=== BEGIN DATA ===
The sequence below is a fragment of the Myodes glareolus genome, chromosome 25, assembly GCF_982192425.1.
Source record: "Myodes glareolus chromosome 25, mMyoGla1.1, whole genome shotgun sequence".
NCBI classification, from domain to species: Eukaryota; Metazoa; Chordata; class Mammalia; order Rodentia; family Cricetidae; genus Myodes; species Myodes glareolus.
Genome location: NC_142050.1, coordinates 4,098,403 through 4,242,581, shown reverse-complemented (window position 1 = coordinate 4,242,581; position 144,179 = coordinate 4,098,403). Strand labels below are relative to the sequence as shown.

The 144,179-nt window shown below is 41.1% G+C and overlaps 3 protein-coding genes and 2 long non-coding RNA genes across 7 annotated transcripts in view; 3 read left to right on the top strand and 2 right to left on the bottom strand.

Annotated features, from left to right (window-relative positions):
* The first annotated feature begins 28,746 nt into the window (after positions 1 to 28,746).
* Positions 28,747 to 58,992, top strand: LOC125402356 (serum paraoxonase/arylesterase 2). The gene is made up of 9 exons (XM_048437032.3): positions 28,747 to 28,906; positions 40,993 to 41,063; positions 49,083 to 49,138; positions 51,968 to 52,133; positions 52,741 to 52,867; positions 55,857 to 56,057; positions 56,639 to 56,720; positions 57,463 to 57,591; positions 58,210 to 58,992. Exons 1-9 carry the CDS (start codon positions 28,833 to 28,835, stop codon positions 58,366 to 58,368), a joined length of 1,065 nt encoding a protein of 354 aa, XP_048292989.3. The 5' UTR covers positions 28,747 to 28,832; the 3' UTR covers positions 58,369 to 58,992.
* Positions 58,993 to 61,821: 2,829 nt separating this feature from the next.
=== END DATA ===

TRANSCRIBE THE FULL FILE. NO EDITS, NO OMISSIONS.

The sequence below is a fragment of the Myodes glareolus genome, chromosome 25, assembly GCF_982192425.1.
Source record: "Myodes glareolus chromosome 25, mMyoGla1.1, whole genome shotgun sequence".
NCBI classification, from domain to species: Eukaryota; Metazoa; Chordata; class Mammalia; order Rodentia; family Cricetidae; genus Myodes; species Myodes glareolus.
Genome location: NC_142050.1, coordinates 4,098,403 through 4,242,581, shown reverse-complemented (window position 1 = coordinate 4,242,581; position 144,179 = coordinate 4,098,403). Strand labels below are relative to the sequence as shown.

The 144,179-nt window shown below is 41.1% G+C and overlaps 3 protein-coding genes and 2 long non-coding RNA genes across 7 annotated transcripts in view; 3 read left to right on the top strand and 2 right to left on the bottom strand.

Annotated features, from left to right (window-relative positions):
* The first annotated feature begins 28,746 nt into the window (after positions 1 to 28,746).
* Positions 28,747 to 58,992, top strand: LOC125402356 (serum paraoxonase/arylesterase 2). The gene is made up of 9 exons (XM_048437032.3): positions 28,747 to 28,906; positions 40,993 to 41,063; positions 49,083 to 49,138; positions 51,968 to 52,133; positions 52,741 to 52,867; positions 55,857 to 56,057; positions 56,639 to 56,720; positions 57,463 to 57,591; positions 58,210 to 58,992. Exons 1-9 carry the CDS (start codon positions 28,833 to 28,835, stop codon positions 58,366 to 58,368), a joined length of 1,065 nt encoding a protein of 354 aa, XP_048292989.3. The 5' UTR covers positions 28,747 to 28,832; the 3' UTR covers positions 58,369 to 58,992.
* Positions 58,993 to 61,821: 2,829 nt separating this feature from the next.